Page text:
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COPAA Celebrates Brown Anniversary: Civil Rights Bedrock of Education for Students with Disabilities

Thursday, May 17, 2018   (0 Comments)

Sixty-four years ago today a unanimous Supreme Court ruled in Brown v. Board of Education (Brown) that "in the field of public education the doctrine of ‘separate but equal’ has no place. Separate educational facilities are inherently unequal."[i] In language as true today as it was in 1954, the Court said,


"Today, education is perhaps the most important function of state and local governments. Compulsory school attendance laws and the great expenditures for education both demonstrate our recognition of the importance of education to our democratic society. It is required in the performance of our most basic public responsibilities, even service in the armed forces. It is the very foundation of good citizenship. Today it is a principal instrument in awakening the child to cultural values, in preparing him for later professional training, and in helping him to adjust normally to his environment. In these days, it is doubtful that any child may reasonably be expected to succeed in life if he is denied the opportunity of an education. Such an opportunity, where the state has undertaken to provide it, is a right which must be made available to all on equal terms."[ii] 


The Council of Parent Attorney and Advocates (COPAA) exists to make the promise of Brown a reality for the 6.8 million children with disabilities attending America's public schools. We work to ensure that students with disabilities are afforded the educational opportunities they need to be able to live and work as independently as possible, to become active, contributing members of society, to be part of keeping American great. Just as children of color were placed in separate schools or separate classrooms before the Brown decision, children with disabilities were placed in separate schools and classrooms before the passage of the Individuals with Disabilities Education Act (IDEA) in 1975. And just as a unanimous Supreme Court said ‘no’ to segregation by race for America's public schools, a bipartisan Congress said ‘no’ to segregation by disability. COPAA fights to make that promise of an inclusive, high quality education for students with disabilities become and remain a reality.


And, just as integration of children of color into public schools is a bedrock civil rights issue, inclusion of children with disabilities into public schools is a bedrock civil rights issue. What happens at the elementary and secondary school level determines fundamentally what our society looks like in the future. If children with physical disabilities or autism or learning disabilities are learning side-by-side with their typical peers, we will create a society in which individuals with disabilities are no longer shunned, presumed to be incompetent, or discriminated against. American democracy is rooted in the concept that all individuals are created equal. Fundamental equality is the goal of COPAA.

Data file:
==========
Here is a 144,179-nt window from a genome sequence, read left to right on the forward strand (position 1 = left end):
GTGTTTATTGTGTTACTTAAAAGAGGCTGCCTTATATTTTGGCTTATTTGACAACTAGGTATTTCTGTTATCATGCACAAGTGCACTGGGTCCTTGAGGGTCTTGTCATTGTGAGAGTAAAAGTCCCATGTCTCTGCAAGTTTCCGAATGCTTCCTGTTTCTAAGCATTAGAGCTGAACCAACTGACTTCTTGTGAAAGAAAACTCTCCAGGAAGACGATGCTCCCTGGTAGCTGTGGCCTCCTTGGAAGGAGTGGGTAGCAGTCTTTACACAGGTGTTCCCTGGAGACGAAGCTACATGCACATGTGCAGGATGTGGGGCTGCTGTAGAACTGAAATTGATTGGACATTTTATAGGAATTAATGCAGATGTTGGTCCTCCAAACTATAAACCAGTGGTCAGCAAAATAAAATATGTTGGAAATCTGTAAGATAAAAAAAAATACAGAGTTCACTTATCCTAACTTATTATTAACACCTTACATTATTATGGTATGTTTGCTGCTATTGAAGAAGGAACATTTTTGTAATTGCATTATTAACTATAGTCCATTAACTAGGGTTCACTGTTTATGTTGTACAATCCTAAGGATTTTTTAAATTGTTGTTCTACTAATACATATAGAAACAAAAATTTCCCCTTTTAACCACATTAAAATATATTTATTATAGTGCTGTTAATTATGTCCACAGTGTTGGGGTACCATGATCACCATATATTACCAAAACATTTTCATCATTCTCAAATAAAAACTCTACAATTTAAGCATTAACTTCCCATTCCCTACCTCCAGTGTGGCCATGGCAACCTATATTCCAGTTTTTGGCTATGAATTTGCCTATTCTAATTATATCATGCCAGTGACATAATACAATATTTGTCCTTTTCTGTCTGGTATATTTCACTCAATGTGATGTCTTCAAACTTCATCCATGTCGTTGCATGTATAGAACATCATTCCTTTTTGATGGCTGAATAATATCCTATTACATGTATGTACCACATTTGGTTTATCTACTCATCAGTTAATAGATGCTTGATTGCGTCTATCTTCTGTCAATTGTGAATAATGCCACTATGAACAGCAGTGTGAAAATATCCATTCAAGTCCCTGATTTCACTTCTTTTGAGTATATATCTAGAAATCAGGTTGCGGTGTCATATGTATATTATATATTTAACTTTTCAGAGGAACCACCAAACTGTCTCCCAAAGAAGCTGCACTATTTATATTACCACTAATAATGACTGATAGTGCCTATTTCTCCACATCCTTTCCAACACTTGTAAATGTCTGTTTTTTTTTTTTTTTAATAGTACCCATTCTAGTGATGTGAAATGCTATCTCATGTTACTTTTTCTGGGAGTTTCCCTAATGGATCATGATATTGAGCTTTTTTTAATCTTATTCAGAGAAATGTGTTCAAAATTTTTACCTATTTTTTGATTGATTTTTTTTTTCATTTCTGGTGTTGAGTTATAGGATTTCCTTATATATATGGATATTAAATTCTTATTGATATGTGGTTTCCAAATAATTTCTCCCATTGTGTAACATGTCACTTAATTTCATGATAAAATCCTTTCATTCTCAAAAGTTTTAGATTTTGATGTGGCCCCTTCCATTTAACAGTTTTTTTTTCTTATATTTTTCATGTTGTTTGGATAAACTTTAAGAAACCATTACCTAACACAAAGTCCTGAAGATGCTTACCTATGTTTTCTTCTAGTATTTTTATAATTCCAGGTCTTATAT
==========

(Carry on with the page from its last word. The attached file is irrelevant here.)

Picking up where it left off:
We all know America is strongest if every citizen is equipped with the skills and provided the opportunity to contribute at the highest level feasible. For many current students with disabilities, what happens in school today will determine whether they will be designing the technology of the future or becoming dependents of society, whether they raise and support strong families or whether they languish in prison. Certainly, public education costs money and it can be somewhat more expensive for children with disabilities. But, saddling taxpayers with the cost of a lifetime of societal dependence or a lengthy period of incarceration makes the cost of a public education a great bargain. In short, it makes great economic sense to provide strong, inclusive educations for students with disabilities today.


In recent years advocates and Congress realized bipartisan, hard fought wins for students with disabilities, for example in the Every Student Succeeds Act (ESSA) – that are now being completely overlooked by states, by the Secretary of Education and by this Congress. We have an Administration that seems set on dismantling the very mechanisms that protect civil rights by both ignoring statutory requirements and in making damaging regulatory and administrative decisions (e.g. recent changes to the Office for Civil Rights Manual which reduces required response to complaints of discrimination; and efforts to delay the Equity in IDEA regulations). In this very Committee, the partisan bill to reauthorize the Higher Education Act (HEA) seeks to eliminate teacher preparation support to states and ignores all requested updates that would help assure the HEA promotes access and opportunity to college for students with disabilities. The bill would also dismantle alignment crafted between and among federal education laws related to teacher preparation and does nothing to improve access to post-secondary education for the majority of students with disabilities. This all runs counter to the promise of Brown and all civil rights laws of this country.


COPAA celebrates the anniversary of the Brown decision today by reaffirming our commitment to making America great by ensuring that all citizens are provided the educational opportunities to become equal and contributing members of society. We call on you to take actions that further the objectives of Brown and ensure equity for every child in America. We trust you will join us in that effort.


[i] Brown v. Board of Ed. of Topeka, Shawnee County, Kan., 347 U.S. 483, 495 (1954).

[ii] Id. at 493.

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